Midge Ure

Many Facets and Musical Stylings
Midge Ure

Midge Ure
Midge Ure: Andy Siddens.
Humanitarian, activist, guitarist, singer, and songwriter, Midge Ure has been a vital performer since the ’70s. Former guitarist/vocalist for Ultravox, he’s cited for charity work (he co-wrote “Do They Know It’s Christmas”) and performing at Live Aid as well as several Prince’s Trust concerts.

Ultravox used electronics with classical and traditional rock instruments, and for all of the notice it garnered, the band never broke in the U.S.

“We wrote in a very European style, which was hugely different from the music being played by U.S. radio in 1980,” Ure said. “College radio was our savior; it took chances, and was responsible for breaking bands like the Police. Still, it was an uphill struggle.”

In those times, Ure relied on an Ibanez Roadstar.

“It was stock until I had everything onstage painted grey for the Return to Eden tour – flooring, backdrop, and back line,” he explained. “It looked fantastic, and the color remained on the guitar after the tour. It became not only my signature guitar, but my favorite. You know how an instrument can feel just right?”

He used it to play his first Prince’s Trust concert. “At a later Trust concert, I used the Ibanez, and Bryan Adams was using its twin,” he recalled. “At another, I had a pink Yamaha, and another had a wide-body Yamaha with a vibrato bridge.” More recently, he has donned a Les Paul Standard and a signature model made by Vintage – the MU V100 Goldtop.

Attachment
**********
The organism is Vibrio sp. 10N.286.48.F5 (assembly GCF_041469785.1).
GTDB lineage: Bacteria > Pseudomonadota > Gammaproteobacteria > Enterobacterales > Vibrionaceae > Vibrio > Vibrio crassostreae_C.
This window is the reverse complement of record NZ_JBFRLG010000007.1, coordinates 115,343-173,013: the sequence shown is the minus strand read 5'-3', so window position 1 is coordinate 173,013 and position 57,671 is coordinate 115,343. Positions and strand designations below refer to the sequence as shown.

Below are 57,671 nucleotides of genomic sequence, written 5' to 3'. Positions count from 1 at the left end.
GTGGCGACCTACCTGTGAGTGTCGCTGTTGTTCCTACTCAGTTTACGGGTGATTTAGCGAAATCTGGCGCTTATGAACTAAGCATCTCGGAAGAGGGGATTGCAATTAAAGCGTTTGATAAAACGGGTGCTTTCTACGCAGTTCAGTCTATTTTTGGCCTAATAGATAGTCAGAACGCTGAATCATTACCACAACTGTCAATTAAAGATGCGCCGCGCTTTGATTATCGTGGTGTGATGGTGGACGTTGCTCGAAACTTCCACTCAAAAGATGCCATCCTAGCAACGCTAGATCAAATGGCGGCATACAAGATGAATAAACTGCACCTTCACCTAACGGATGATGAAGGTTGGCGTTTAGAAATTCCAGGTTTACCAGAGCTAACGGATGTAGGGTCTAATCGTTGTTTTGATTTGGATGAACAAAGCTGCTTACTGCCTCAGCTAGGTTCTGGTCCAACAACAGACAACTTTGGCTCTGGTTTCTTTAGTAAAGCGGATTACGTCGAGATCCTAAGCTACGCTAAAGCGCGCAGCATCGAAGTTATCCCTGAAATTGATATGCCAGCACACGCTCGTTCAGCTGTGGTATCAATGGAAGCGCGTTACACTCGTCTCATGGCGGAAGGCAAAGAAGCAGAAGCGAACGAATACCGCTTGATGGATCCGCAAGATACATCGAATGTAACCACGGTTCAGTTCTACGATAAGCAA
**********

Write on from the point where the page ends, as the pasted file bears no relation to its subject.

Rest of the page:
Ure participated in recent Ultravox reunions and released a solo album, Fragile – his first in more than a decade.

“I spent far too long making it, but maybe that worked in its favor,” he said. “I went through a phase of not wanting to finish it simply because I didn’t think it would ever be heard. I didn’t want to put my musical neck in a noose, but I changed my mind.”

Ure produced, engineered, mixed, and played most of instruments on Fragile, which covers familiar sonic turf with is ethereal, moody tones.

“What you write should be a reflection on how you’re feeling, and Fragile does exactly that” Ure opined. “It’s atmospheric and haunting, but very recognizably me.”

Guitars on the album include a black ebony-fretboard Strat pieced together in the Ultravox era, used for cleaner sounds. The rest is the Vintage MU V100 and a Patrick Eggle. Bass parts are mostly samples or synthesizers save for a few played on a Fender Mustang, chosen for its short scale.

“Become” is straight-on techno – and radio-ready. “It’s almost a revisit to my beginnings in (his early band) Visage,” Ure said. “I wasn’t going to put it on the album, but it grew on me.” The instrumental “Wire and Wood” alludes to guitars and morphs through numerous styles.

Ure recently played the U.S. on a solo acoustic tour that continues in the U.K., Denmark, and Germany. “I’m doing it with one guitar and a small pedalboard, and documenting it for younger generations, as I think it’s the world they will inhabit given the music industry of today,” he said.

This article originally appeared in VG August 2015 issue. All copyrights are by the author and Vintage Guitar magazine. Unauthorized replication or use is strictly prohibited.

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